Free trade felt like an enemy, allowing those not born in the country to participate. With the weakening of the unions, there was no way that many post-industrial regions could fight back. These areas are called the 'Rust Belt' in the US and are one of the battlegrounds between Hillary Clinton and Donald Trump. They are battlegrounds in the UK and in Europe, too.
Leave quickly identified that immigration and the NHS were the 'simple' stuff. Trump's 'simple' is immigration, too, and 'peace through strength'. Never mind that the slogan has a tinge of Mussolini about it. The people he's talking to – and the ones 'Leave' talked to – know little about him. This isn't to denigrate them. It's to point out the severe disconnect between government and The Governed.
Rationale; holding up facts and figures; parading a core of People Who Know only enraged this demographic further. No matter what happened, they were seen as The Winners pontificating to The Losers. This time, The 'Losers' were determined that THEY were going to win.
This is one of the reasons that the rules don't apply to Farage and Trump.
No one is quoting Farage's 'unfinished business'. No one in his Base is asking Trump to honour a custom that's been done for over 40 years: revealing his taxes.
Because it's not about that. It's about The Rage and the sense that this is their last chance before the inevitable march of the unavoidable 'overwhelms' them and the things that identified them as who they are gone forever.
Remain didn't get this. But sites like Breitbart and channels like Fox News do.
They legitimise pub talk: dark conspiracy theories, paranoia and what's called in the States 'nativism' (White Nationalism). They help make the dark side of social media's Back Fence the world's back fence.
This new 'Back Fence' is one of the roots of populism and a reason for the success of Jeremy Corbyn, Bernie Sanders and Podemos in Spain on the Left; and Marine Le Pen in France, plus movements in Italy and Austria on both sides of the spectrum.
This populism – with its idea of the charismatic leader – is why an Old Etonian like Boris Johnson, could mouth a phrase that said in effect: 'ignore the experts'. It is also why he is fronting Vote Leave's metamorphosis Change Britain, which is harrying Teresa May for a quick exit.
'Boris adds 2% to us,' a Leave person chirruped. Boris 'Off-The Telly' helps to channel The Rage and The Anger, give it a voice and meaning, too. The media, in particular, have to keep repeating those ratings, so they'll continue to create infotainment and provide an arena in which the forces do battle. It will suit them to have this negotiation long and drawn out. It keeps the national conversation going. And them in business.
They dare not label this what it is: The Conservative's Battle For Europe now in its 21st century form; and ancient indeed.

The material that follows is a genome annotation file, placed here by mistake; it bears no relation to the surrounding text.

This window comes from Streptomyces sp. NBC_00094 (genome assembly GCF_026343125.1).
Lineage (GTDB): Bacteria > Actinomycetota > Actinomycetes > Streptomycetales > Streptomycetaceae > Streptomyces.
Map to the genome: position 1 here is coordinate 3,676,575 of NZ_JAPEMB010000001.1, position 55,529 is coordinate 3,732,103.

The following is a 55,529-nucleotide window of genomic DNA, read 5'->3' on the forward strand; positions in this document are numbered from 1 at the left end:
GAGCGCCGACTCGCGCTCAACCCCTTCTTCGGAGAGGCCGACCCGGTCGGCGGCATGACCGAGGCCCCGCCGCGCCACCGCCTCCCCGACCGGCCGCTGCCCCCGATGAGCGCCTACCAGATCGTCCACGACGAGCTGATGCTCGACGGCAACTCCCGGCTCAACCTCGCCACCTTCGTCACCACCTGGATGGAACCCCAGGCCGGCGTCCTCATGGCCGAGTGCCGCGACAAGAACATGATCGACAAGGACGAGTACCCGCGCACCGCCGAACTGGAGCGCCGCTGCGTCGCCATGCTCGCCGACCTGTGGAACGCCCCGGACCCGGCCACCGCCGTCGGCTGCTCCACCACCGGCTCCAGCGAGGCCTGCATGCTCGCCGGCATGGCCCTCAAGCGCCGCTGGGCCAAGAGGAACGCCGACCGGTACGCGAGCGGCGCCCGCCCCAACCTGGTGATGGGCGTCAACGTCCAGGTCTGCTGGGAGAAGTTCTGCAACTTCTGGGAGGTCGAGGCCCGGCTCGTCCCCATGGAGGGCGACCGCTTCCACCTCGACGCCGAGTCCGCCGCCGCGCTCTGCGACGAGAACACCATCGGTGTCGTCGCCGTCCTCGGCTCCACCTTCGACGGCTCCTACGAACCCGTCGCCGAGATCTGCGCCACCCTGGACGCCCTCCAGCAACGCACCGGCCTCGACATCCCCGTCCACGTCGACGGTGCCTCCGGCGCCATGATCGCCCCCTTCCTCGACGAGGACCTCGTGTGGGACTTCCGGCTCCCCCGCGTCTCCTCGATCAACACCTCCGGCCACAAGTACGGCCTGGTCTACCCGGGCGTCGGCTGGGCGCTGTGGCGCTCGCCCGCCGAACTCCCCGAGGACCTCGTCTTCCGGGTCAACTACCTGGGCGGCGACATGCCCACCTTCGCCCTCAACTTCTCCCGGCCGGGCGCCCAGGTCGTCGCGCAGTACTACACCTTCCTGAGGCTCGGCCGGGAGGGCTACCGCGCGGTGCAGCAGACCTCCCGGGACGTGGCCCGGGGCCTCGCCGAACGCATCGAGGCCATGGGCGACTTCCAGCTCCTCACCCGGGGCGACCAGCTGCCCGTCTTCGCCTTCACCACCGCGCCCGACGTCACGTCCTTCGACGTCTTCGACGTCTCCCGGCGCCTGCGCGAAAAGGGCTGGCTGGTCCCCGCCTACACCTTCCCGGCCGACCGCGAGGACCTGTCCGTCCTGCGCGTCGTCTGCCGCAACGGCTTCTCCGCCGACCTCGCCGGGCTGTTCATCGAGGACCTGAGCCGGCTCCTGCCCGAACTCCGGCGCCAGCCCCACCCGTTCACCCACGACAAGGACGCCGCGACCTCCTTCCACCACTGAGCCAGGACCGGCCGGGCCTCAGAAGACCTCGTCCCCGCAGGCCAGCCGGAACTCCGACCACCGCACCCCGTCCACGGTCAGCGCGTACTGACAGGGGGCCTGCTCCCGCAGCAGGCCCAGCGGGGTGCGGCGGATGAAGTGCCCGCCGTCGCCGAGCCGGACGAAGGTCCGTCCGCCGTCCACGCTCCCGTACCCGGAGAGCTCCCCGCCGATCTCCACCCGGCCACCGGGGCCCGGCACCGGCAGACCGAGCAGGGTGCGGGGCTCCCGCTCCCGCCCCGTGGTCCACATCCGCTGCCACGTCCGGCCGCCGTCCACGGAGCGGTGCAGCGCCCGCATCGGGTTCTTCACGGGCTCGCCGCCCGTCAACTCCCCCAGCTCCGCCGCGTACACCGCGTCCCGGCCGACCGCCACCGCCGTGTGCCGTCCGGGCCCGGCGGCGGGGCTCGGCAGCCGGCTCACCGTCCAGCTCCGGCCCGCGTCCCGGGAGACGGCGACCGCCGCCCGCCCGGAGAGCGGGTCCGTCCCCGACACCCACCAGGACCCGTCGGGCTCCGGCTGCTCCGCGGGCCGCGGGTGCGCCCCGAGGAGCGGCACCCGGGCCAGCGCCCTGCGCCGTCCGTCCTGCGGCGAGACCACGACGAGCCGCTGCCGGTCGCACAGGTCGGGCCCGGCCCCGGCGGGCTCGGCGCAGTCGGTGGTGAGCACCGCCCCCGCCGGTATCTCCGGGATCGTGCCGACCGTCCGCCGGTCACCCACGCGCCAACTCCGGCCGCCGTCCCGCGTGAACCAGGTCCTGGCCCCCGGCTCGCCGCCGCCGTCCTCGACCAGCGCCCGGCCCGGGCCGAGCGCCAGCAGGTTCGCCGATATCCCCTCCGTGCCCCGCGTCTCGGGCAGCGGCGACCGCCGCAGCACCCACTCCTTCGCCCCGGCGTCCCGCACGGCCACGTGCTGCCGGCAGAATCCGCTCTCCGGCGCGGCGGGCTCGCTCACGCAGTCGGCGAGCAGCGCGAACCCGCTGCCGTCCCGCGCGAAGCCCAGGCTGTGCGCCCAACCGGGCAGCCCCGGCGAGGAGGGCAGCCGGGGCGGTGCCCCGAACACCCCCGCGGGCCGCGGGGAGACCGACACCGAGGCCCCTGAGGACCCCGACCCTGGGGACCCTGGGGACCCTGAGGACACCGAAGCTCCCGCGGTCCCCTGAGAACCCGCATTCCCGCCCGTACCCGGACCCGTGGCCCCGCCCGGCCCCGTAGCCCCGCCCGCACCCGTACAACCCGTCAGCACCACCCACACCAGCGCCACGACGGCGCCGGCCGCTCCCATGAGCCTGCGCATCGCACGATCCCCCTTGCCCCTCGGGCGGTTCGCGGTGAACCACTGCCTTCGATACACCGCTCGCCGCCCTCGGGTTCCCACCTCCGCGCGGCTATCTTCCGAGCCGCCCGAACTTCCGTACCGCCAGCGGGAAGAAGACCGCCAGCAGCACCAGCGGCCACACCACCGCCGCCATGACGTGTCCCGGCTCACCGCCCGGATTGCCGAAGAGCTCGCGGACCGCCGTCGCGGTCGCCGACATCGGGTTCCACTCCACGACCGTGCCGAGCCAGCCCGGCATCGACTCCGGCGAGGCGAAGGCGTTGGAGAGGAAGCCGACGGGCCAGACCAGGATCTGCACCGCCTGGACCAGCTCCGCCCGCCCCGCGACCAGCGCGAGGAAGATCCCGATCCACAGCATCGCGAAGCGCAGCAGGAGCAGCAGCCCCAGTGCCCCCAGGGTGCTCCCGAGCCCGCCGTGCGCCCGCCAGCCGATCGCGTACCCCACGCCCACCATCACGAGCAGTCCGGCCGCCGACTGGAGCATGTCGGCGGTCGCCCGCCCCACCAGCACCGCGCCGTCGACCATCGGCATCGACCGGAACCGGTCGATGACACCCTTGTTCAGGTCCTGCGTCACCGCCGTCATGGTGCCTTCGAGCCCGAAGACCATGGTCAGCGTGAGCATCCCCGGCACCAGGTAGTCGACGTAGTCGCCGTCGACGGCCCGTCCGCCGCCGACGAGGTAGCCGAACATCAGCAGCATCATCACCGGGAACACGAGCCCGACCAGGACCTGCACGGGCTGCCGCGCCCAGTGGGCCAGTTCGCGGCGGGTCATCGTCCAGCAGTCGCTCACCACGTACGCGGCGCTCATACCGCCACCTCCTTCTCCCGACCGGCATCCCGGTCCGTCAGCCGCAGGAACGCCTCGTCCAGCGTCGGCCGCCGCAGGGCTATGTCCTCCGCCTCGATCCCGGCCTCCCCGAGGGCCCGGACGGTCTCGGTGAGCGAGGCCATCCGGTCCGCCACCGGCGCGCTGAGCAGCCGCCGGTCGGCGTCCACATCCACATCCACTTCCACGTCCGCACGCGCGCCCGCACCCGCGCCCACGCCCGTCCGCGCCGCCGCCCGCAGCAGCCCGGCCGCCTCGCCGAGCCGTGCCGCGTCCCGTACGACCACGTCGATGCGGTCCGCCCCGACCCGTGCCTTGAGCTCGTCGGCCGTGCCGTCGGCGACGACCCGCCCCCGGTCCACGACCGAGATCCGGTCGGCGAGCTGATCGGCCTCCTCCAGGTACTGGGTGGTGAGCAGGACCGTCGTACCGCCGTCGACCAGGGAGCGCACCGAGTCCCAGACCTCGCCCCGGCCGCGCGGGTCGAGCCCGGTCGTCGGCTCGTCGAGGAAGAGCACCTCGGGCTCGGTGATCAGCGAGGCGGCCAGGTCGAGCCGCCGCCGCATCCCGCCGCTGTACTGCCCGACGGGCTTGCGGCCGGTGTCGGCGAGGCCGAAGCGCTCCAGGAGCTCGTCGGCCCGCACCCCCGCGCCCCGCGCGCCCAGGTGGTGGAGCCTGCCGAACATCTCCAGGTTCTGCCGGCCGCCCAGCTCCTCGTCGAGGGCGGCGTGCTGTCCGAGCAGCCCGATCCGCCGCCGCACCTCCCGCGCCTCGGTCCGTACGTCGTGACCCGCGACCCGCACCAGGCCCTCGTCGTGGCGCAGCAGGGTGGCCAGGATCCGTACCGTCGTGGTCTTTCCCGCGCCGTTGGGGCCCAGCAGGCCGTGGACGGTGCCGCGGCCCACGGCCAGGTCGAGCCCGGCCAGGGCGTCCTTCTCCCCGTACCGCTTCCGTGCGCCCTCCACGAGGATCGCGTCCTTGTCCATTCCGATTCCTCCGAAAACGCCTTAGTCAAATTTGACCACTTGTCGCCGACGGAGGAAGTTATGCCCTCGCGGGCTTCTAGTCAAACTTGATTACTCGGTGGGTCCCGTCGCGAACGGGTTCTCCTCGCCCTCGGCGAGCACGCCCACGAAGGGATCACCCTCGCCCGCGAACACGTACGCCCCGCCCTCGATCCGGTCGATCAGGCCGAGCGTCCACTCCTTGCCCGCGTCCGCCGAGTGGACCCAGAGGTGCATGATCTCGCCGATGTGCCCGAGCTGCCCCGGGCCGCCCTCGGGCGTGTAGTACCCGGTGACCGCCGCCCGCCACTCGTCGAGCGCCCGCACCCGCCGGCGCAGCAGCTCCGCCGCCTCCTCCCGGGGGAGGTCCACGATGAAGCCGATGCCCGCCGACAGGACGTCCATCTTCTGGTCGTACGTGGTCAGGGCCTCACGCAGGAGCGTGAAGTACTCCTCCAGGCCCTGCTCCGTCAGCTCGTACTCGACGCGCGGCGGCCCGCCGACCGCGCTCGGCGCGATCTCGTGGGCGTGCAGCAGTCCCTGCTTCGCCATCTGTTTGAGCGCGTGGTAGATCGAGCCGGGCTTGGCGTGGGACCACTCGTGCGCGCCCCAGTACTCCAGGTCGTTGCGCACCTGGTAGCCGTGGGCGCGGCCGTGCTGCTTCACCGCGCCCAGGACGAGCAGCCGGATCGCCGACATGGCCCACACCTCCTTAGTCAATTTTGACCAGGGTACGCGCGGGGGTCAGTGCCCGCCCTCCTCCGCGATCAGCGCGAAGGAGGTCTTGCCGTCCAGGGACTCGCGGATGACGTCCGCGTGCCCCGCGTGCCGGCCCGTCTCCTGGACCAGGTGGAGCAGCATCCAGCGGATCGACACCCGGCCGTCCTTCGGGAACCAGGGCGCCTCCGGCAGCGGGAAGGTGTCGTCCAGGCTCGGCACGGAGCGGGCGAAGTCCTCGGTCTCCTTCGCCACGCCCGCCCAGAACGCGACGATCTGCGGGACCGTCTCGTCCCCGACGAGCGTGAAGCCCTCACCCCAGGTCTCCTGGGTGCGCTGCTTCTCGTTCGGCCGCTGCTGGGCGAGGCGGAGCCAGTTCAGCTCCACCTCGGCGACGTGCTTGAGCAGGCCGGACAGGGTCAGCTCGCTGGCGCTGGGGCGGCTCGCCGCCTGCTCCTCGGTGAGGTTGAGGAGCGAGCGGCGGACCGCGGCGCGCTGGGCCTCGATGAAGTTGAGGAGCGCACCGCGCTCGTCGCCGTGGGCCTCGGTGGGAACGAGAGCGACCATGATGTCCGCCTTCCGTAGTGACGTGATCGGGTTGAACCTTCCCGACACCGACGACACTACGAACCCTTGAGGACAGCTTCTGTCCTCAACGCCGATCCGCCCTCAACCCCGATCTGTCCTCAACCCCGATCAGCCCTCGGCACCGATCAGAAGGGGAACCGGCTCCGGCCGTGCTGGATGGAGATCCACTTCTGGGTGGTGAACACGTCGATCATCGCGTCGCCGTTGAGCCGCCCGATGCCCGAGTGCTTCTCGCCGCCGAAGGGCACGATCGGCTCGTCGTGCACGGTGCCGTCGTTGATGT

This ancient struggle-to-the-death caused David Cameron to call an 'In/Out ' referendum in the first place, confident that he would vanquish 'the bastards' as John Major labelled them and therefore set his seal upon the times.
But what is in his wake is uncertainty and a kind of chaos that has left many of the world's economists and the markets scratching their heads. He has left the nation with a stripped-down Civil Service ill-equipped to begin the negotiations that would unpick 40 years of legislation and thousands of pages of secondary legislation.
We are now facing a massive structural change. What we might discover is how much the UK IS the EU, how much law and custom and practice are built on that 40 years; how much there is to be undone.
Those ideologues; media punters; and obsessives who won't suffer whatever happens, have to shoulder the responsibility to a generation of the young who may not have freedom of movement; may not participate in the world with the ease that they might have had.
But, as Trump told his audience; as Farage has implied in Britain; and Marine Le Pen in France, too: this is the last throw of the dice.
'Hillary Clinton will let all the undocumented ('illegals') vote!' Trump yells.
Those, whom the Elites did not hear correctly, carefully listen.
Many of those listening are some of the most dangerous people to social cohesion and peace in this world.
To me, Leave has to be held account for unleashing these people; they have to be held to account for every promise they made; every insinuation they gave.
The signs, so far, are not good. They won't accept this responsibility.
So, let's hope that Trump, Farage and their ilk do not unleash Yeats' 'rough beast' beautifully evoked in the poet's great work 'The Second Coming'.
Let's hope that we don't witness his Beast as it: 'Slouches towards Bethlehem to be born..'
Bonnie Greer is a playwright, novelist and critic